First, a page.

You’re eligible for the deduction if you paid student loan interest in the given tax year and if you meet modified adjusted gross income requirements (your income after eligible taxes and deductions), For 2021, you qualified if your MAGI was less than $70,000 (or $100,000 if married filing jointly). Partial deductions were offered for those with MAGI between $70,000 and $85,000 ($100,000-$170,000 for those who filed jointly). 

With federal student loan repayments on pause and interest at 0%, you might not have paid any interest over the past year. That said, you should log into your student loan portal and check form 1098-E for any eligible interest payments.

If eligible, this deduction will lower your taxable income, which could reduce how much you owe the IRS or increase your tax refund. You might even get placed in a lower tax bracket, which could qualify you for other deductions and credits

American Opportunity Tax Credit

The American Opportunity Tax Credit is available for first-time college students during their first four years of higher education. It allows you to claim 100% of the first $2,000 of qualifying education expenses, then 25% on the next $2,000 spent – for a total of up to $2,500. If you’re a parent, you can claim the AOTC per eligible student in your household, as long as they’re listed as a dependent.

To claim the full credit in 2021, your MAGI must have been $80,000 or less ($160,000 or less for those married filing jointly). If your MAGI was between $80,000 and $90,000 ($160,000 to $180,000 for those filing jointly), you might have qualified for a partial credit.

The AOTC is a refundable credit, which means if it lowers your income tax to less than zero, you might be able to get a refund on your taxes or increase your existing tax refund.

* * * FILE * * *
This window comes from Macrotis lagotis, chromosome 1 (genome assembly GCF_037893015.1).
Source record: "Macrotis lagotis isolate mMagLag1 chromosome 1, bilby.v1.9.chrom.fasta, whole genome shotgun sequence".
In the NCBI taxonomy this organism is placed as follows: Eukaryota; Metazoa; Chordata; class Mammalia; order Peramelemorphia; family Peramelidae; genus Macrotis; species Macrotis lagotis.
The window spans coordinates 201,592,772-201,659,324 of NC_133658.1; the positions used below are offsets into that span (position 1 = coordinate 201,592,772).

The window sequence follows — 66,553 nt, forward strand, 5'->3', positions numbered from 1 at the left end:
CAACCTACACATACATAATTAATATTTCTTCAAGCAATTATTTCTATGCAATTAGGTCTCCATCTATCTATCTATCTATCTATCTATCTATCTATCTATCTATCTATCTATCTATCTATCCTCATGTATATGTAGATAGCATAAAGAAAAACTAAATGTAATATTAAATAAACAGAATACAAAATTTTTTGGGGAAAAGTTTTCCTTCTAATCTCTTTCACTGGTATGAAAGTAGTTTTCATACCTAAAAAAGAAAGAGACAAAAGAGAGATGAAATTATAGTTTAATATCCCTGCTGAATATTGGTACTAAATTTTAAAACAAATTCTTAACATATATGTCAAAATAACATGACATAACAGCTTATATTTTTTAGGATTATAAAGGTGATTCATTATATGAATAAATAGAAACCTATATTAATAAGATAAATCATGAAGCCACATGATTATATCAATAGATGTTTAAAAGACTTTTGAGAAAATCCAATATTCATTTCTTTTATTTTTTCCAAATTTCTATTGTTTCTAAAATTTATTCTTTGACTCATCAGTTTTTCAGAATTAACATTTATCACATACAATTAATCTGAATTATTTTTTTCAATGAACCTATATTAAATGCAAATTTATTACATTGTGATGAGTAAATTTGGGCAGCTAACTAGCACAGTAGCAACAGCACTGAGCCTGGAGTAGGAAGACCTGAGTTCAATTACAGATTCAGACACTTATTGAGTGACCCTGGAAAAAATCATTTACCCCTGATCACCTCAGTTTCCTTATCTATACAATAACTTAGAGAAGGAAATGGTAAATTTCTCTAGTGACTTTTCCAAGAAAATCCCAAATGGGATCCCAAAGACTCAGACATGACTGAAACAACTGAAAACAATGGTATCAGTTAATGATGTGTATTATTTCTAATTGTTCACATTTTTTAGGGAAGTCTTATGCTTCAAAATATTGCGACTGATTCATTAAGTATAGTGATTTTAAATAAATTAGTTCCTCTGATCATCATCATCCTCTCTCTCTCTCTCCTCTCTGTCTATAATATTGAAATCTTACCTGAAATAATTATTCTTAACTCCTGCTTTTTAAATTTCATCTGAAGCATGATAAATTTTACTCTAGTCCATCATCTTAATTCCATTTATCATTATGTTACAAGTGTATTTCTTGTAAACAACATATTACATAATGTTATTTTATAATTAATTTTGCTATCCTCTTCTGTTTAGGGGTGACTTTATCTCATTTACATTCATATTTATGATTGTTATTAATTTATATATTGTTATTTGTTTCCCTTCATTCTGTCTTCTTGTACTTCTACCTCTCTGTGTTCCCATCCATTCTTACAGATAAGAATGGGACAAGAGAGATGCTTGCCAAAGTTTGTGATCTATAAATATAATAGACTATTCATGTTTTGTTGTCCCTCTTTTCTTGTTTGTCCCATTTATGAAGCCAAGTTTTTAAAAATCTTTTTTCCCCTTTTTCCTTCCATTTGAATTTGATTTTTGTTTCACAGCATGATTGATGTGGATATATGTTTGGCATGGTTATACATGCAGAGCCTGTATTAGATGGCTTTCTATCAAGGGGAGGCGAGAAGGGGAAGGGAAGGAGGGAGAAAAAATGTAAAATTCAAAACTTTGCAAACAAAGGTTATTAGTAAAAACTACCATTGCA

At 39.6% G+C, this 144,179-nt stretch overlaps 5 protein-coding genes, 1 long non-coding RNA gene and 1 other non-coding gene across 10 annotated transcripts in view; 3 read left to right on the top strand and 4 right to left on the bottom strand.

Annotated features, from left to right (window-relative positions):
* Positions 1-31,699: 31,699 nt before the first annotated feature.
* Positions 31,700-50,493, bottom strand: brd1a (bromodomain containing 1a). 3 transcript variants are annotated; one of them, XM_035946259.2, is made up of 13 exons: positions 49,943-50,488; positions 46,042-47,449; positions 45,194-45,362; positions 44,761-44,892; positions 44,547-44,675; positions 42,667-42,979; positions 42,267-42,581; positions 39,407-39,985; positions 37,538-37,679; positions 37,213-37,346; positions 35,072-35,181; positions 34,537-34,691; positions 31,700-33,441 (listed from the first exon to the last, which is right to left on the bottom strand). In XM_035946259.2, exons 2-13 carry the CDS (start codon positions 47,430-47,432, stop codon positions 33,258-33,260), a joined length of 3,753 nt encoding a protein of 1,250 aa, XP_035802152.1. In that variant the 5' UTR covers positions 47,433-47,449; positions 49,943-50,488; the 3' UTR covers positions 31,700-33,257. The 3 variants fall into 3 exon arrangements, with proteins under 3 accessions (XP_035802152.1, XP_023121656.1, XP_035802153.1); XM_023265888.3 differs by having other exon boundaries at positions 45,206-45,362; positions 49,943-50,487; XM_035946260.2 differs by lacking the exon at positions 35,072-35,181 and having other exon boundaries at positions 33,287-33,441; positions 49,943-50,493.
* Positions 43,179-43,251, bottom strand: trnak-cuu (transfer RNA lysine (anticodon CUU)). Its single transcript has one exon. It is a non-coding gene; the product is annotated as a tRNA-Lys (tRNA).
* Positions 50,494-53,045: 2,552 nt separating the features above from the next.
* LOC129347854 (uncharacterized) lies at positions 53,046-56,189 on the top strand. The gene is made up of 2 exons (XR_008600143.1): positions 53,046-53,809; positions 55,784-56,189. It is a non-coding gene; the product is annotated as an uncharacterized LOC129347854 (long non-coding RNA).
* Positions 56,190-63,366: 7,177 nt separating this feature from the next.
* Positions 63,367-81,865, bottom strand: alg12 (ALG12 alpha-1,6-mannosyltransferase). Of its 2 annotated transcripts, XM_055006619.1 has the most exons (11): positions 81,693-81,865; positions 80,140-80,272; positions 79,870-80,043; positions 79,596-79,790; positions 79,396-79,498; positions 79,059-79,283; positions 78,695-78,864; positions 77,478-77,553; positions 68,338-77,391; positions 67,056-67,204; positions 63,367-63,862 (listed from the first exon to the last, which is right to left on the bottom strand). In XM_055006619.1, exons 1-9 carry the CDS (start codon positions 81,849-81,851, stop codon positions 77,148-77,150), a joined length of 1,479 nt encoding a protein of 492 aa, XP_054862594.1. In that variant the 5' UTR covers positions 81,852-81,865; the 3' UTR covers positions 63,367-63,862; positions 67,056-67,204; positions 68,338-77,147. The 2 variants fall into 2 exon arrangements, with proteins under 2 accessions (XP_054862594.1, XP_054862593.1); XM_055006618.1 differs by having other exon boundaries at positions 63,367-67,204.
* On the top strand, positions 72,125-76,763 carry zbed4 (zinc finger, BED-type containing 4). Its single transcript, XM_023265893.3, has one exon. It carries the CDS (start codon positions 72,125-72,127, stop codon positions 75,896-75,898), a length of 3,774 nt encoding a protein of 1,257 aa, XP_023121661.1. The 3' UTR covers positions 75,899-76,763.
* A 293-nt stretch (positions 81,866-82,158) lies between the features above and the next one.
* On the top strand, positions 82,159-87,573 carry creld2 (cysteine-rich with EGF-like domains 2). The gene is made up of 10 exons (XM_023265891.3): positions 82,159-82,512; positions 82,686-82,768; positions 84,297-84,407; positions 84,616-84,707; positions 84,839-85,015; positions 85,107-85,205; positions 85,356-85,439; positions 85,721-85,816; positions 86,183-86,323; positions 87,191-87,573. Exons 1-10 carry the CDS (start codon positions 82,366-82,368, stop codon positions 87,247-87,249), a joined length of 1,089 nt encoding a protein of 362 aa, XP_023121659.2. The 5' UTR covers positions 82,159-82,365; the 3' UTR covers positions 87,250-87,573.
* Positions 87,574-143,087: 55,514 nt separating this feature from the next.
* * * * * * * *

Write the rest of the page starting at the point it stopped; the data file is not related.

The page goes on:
Lifetime Learning Credit

You can earn money back for qualified education expenses through the Lifetime Learning Credit. The LLC can help pay for any level of continuing education courses (undergraduate, graduate and professional degrees). Transportation to college and living expenses are not considered qualifying expenses for the LLC.

Unlike the AOTC, there’s no limit to how many years you can claim the credit. You could get up to $2,000 every year or 20% on the first $10,000 of qualified education expenses. The LLC is not refundable, however, which means you can use the credit to lower your tax bill if you have one, but you won’t get any of the credit back as a refund. 

For 2021, you were eligible for this credit if you had qualifying expenses and your MAGI was less than $59,000 ($118,000 for those married filing jointly). You could also claim a reduced credit if your MAGI was between $59,000 and $69,000 ($118,000 and $138,000 for those married filing jointly). 

Note: You cannot claim both the AOTC and the LLC for the same student in the same tax year. If you’re eligible for both, the AOTC typically provides a bigger tax break (and can boost your refund).

If your loans are in default, will next year’s tax return be garnished? 

Normally, if you have federal student loans in default (meaning you’re unable to pay what you owe on them for 270 days), your tax refunds can be taken to help cover the balance owed. Since federal student loans were on pause during the 2022 tax season, your federal tax refund was not eligible to be garnished by the government. 

It’s unclear if this will remain in place for 2023, though with the new payment pause set to expire at the end of 2022, this benefit may expire.

Your tax filing status can impact your student loan payments

If you’re repaying federal student loans and you’re on an income-driven repayment plan, your marriage status may impact your payment amount. For instance, if you’re married filing jointly, your payments are based on the joint income between you and your spouse. If you’re married filing separately, your payments are based on only your income.

If you decide to file separately to lower your monthly IDR plan payment, however, you may miss out on other key tax benefits. For example, you may not be able to take advantage of a lower tax rate extended to married couples filing jointly, nor will you be able to claim increased credit and deduction amounts available if you filing jointly.

The Revised Pay As You Earn, or REPAYE, plan doesn’t distinguish between whether you’re listed as married filing separately or married filing jointly. Your payments are based on the income of both you and your spouse.